2. Give the blog a relevant, well-written description within 130 characters. It should contain the highlight of the blog. As search engines have started giving more importance to mobile phones, a bigger description might bleed away from the space available. 
    3. Give the site an independent domain name, not a sub-domain of a free domain (e.g. example.com vs. example.blogspot.com). 
    4. Make the domain name memorable, short, with an expression that defines your blog (keyword).
    5. Use 'rel=canonical' HTML attribute so that Google and other search engines know which of your websites (out of many that arise due to www or no-www prefix, etc) is to be considered for search.
    6. Make one of the two variants as your main blog URL: with www or without www. The other should direct to the one you choose.
    7. Regularly publish original content. 'Original' does not mean you need to make inventions in every post, but you must speak in a voice that is your own and not copied from others.
    8. Keep the quality of your writing high. Have well-researched and detailed articles and without grammatical errors.
    9. Write for visitor, not for yourself or the search engine.
    10. Write long content, of over 1600 words, at least occasionally. The content of these long posts should be ever-green. Link these posts on other related posts.
    11. Do not put too many ads or widgets. They make the blog look unprofessional, reduce stay time on the blog and hurt SEO indirectly.
    12. Give relevant sub-headings to different thoughts, especially in a long post.
    13. If you know how to do it and your blogging platform allows that, use H1, H2 HTML tags for heading and sub-headings. 
    14. Get SSL / HTTPS security for your blog. Blogger and Wordpress do that automatically; for self-hosted blogs, there are free HTTPS certificates available.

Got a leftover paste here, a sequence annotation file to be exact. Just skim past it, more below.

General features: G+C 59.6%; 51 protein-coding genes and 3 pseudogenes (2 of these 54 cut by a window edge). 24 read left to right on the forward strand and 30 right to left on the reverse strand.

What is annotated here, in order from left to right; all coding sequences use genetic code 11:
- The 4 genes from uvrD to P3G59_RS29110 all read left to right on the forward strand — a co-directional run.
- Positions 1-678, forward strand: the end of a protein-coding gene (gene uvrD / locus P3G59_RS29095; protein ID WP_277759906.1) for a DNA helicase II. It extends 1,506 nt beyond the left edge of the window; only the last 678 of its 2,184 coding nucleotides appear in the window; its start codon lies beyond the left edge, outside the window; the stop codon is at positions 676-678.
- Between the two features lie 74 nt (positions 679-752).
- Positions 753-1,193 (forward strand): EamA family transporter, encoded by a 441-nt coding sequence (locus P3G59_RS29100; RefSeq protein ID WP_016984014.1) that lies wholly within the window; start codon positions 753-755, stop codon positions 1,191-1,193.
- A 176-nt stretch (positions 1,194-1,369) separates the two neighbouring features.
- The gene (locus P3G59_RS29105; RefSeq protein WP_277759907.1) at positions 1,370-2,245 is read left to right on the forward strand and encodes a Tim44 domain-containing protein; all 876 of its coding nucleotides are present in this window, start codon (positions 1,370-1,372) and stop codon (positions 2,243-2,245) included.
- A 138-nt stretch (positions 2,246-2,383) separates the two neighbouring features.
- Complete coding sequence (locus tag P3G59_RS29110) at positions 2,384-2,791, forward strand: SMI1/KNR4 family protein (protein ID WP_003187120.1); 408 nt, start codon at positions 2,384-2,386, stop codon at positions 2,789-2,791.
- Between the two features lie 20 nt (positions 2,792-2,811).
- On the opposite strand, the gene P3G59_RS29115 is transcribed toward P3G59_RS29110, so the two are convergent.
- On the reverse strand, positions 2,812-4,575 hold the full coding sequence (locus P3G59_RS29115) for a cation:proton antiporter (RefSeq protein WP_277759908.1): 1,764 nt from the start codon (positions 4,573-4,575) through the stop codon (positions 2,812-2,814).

15. Highlight sub-headings by way of bigger font and/or colored text so that they catch the attention of visitors.
    16. Put visual content to support text content: have images, info-graphics and/or videos.
    17. Give relevant description to individual pages/ posts.
    18. Don't ignore to put a relevant ALT attribute on images. It helps search engines to know the subject of image.
    19. Do not have a messy design that hurts navigation and readability. Go for a simple design.
    20. Put keywords in top and bottom parts of text content. But keep them in a way that the keywords look natural. Instead of the same keyword, use synonyms and different ways of saying the same thing.
    21. Use long-tail keywords (two-three word phrases) rather than one-word keywords.
    22. When giving links, use relevant anchor text (the hyperlinked text). It should look natural too.
    23. Give links to useful information on other pages/ posts on your website/ blog. However, do not over-do it.
    24. Bring your content to the notice of authoritative bloggers on your subject. You can send them email to seek their opinion, or regularly comment on their blogs.
    25. Also give links to authoritative sites when these add value to your own site.
    26. Check broken and dead links and remove them once in a while. 
    27. Place a 'broken link'page so that if for any reason a page is not available to the visitor, he sees a page in which you say sorry for that and request him to visit another page.
    28. The site should have trust signals for search engines: Google has stated that it finds high trust in websites that have contact details, an 'about us' page and a customer service page (if relevant). 
    29. If you want to host the blog independently [e.g. not as a free blog on Blogger or Wordpress], choose the host wisely as the web host's quality impacts SEO a lot. 
    30. Make sure that your site is not too slow to open. That can happen if the server is slow, the site is heavy or poorly structured, or there is not enough internet bandwidth available to the site. Google has stated that since 2017, it has been taking site speed as a signal to rank pages.